Anne-Marie Schaberl and the exploding light bulbs
Type of Spiritual Experience
A description of the experience
Mysteries - Colin Wilson
Anne-Marie Schaberl, was a bored and dissatisfied girl in her late teens. She started to work for the lawyer, Sigmund Adam, as soon as she left school in October 1965. His office was in the Konigstrasse, in the small town of Rosenheirn, south-west of Munich.
Two years later, in November 1967, Adam's lighting system began to go wrong. Strip lights kept failing, and a specially installed meter revealed that there were sudden inexplicable surges of current. The Stadtwerke - the local lighting company-investigated and decided that there must be something wrong with the power lines. But when they tried running a cable direct frorn the office to the generator, the lights continued to explode.
Adam decided to install his own generator out in the yard and changed all the strip lights to ordinary bulbs; it made no difference. Moreover, when an ordinary voltmeter was tested by connecting it to a 1.5 volt battery, it registered three volts. That was a physical - or electrical -impossibility. When Adam received his telephone bill, it was many times bigger than usual. The telephone company installed a device to register every number that was dialled, and in this way they discovered that someone was dialling the speaking clock for hours on end. This also failed to make sense; it took at least seventeen seconds to get through to the speaking clock, and the monitoring device revealed that it was being dialled four, five, even six times a minute. Someone-or something-must be getting straight through to the relays.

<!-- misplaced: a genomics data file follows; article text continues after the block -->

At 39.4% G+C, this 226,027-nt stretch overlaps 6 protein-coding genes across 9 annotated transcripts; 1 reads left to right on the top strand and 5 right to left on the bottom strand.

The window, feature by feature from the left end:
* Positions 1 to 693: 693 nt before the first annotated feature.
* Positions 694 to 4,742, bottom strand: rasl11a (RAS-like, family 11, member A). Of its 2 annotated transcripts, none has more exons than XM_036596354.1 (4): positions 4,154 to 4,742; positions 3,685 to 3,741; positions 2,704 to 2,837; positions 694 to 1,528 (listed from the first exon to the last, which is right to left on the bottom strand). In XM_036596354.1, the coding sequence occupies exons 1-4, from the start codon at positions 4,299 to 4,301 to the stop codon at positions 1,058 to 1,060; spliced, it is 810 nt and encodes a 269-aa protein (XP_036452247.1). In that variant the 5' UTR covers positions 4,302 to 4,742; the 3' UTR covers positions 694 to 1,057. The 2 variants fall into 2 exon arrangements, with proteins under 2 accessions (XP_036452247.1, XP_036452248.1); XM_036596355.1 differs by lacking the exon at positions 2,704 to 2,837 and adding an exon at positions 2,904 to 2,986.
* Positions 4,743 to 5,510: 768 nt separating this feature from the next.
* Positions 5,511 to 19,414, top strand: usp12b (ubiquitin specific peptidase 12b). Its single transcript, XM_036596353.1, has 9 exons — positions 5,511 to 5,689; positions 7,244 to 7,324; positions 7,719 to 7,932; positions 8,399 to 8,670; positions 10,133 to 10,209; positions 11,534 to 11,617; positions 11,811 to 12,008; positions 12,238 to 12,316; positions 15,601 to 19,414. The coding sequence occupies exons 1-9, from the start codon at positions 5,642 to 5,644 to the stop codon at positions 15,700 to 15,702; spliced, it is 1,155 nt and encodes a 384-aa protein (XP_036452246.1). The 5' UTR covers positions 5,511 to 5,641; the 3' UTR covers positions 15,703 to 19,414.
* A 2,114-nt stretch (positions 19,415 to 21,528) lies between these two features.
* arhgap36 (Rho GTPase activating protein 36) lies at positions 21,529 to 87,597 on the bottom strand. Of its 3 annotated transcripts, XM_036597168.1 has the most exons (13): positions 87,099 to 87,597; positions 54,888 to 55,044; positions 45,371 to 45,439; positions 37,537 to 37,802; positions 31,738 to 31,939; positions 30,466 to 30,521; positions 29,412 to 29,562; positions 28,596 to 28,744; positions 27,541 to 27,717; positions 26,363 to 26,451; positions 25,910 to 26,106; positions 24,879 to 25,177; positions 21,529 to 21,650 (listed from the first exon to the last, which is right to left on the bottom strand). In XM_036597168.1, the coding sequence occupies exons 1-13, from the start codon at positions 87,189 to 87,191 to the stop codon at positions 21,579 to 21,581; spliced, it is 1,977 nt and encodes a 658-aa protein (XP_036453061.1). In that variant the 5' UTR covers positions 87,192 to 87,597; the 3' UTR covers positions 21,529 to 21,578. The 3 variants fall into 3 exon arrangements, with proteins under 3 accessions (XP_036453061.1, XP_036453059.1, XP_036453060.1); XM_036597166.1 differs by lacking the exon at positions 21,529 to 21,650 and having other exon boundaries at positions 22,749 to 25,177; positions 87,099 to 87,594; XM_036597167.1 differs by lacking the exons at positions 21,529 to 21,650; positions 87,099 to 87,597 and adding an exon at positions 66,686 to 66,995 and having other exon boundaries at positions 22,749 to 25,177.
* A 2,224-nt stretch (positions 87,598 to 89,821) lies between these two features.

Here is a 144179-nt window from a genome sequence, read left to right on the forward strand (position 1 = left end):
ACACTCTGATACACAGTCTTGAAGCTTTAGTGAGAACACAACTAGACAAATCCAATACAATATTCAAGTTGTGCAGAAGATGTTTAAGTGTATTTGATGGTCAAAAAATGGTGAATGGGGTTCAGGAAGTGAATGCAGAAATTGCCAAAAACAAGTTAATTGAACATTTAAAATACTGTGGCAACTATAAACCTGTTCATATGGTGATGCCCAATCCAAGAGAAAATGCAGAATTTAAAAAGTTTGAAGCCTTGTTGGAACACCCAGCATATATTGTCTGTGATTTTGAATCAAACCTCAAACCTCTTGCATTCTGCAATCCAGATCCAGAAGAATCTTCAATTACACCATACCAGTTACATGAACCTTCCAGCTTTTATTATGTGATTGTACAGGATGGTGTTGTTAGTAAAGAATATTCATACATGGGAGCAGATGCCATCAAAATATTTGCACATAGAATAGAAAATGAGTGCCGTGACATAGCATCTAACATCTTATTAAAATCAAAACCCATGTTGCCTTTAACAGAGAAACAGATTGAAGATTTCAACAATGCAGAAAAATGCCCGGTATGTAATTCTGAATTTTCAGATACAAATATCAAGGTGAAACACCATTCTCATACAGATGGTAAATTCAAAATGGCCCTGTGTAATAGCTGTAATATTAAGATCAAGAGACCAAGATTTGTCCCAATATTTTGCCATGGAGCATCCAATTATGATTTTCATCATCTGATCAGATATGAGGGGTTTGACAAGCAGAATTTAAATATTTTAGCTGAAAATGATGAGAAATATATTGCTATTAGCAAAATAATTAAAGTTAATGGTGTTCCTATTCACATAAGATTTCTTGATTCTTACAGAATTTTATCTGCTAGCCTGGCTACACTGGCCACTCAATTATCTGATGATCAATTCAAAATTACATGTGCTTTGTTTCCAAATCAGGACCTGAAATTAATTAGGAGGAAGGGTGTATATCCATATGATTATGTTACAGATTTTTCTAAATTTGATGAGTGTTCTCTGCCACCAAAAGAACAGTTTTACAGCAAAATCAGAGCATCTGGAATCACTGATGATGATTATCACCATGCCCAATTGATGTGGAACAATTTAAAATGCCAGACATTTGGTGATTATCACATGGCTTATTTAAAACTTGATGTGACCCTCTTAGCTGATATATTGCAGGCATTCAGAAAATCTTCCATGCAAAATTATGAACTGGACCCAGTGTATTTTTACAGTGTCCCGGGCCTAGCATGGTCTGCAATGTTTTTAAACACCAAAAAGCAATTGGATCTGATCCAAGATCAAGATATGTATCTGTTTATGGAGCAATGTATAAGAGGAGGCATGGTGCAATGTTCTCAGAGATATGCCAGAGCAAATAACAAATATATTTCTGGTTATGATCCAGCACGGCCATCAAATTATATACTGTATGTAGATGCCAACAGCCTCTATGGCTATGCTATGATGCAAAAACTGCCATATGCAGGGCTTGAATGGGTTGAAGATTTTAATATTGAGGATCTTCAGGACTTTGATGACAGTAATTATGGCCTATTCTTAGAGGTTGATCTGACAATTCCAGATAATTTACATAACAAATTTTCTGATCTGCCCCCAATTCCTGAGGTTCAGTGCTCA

The affair was talked about all over the town, and a reporter came to investigate. As he was leaving the office, a bulb fell out of its socket and almost hit hirn on the head. His story about 'the Rosenheirn spook' was taken up by the national press. It came to the ears of Professor Hans Bender, in his lnstitute of Paranormal Research at Freiburg.
It was Bender's young assistant who realised that Anne-Marie was probably behind the disturbances. He noticed that as she walked along the corridor, the overhead lights began to swing back and forth. Further investigation soon showed that the surges of current occurred only when she was in the office.
Now, the poltergeist began to rnanifest itself in a rnore normal manner. Pictures turned on the wall, lights swung-sometimes changing direction in mid-course-and a heavy filing cabinet was moved
away from a wall.
Anne-Marie was given leave of absence to go to Bender's Institute.
Bender found her in many ways typical of the personality that causes poltergeist phenomena. She was tense, mistrustful, aggressive and unhappy. She had been brought up in the country, and she hated the town. Her family background had been difficult; her parents were Catholics and her father was a rigid disciplinarian. And now, although she was engaged, her emotional life was thoroughly unsatisfactory.
Yet at first, the tests revealed no kind of psychic ability. It was not until Bender began to question her about a painful illness-a year spent in plaster with a tubercular hip-that she became deeply disturbed. Bender switched to ESP tests and was amazed by her scores.
She showed remarkable telepathic abilities.
As soon as Anne-Marie walked back into Adam's office, the equipment began to go wrong. Understandably, he decided to dispense with her services. She got another office job and the same thing happened there. At about this time, her engagement was broken off.
Her fiance was fond of bowling and used to take her to a Catholic youth club where the scoring, pin-setting and return of the balls were all controlled electronically. As soon as Anne-Marie walked in, the board began to register random scores and the pin-setting equipment went mad. Her fiance was not amused and ended the engagement. She took a job in a mill; but when a man was killed in an accident with the machinery, people began to avoid her. She decided to leave.
Eventually she married someone else, moved to a house on the outskirts of Rosenheim and had three children. The poltergeist activity ceased.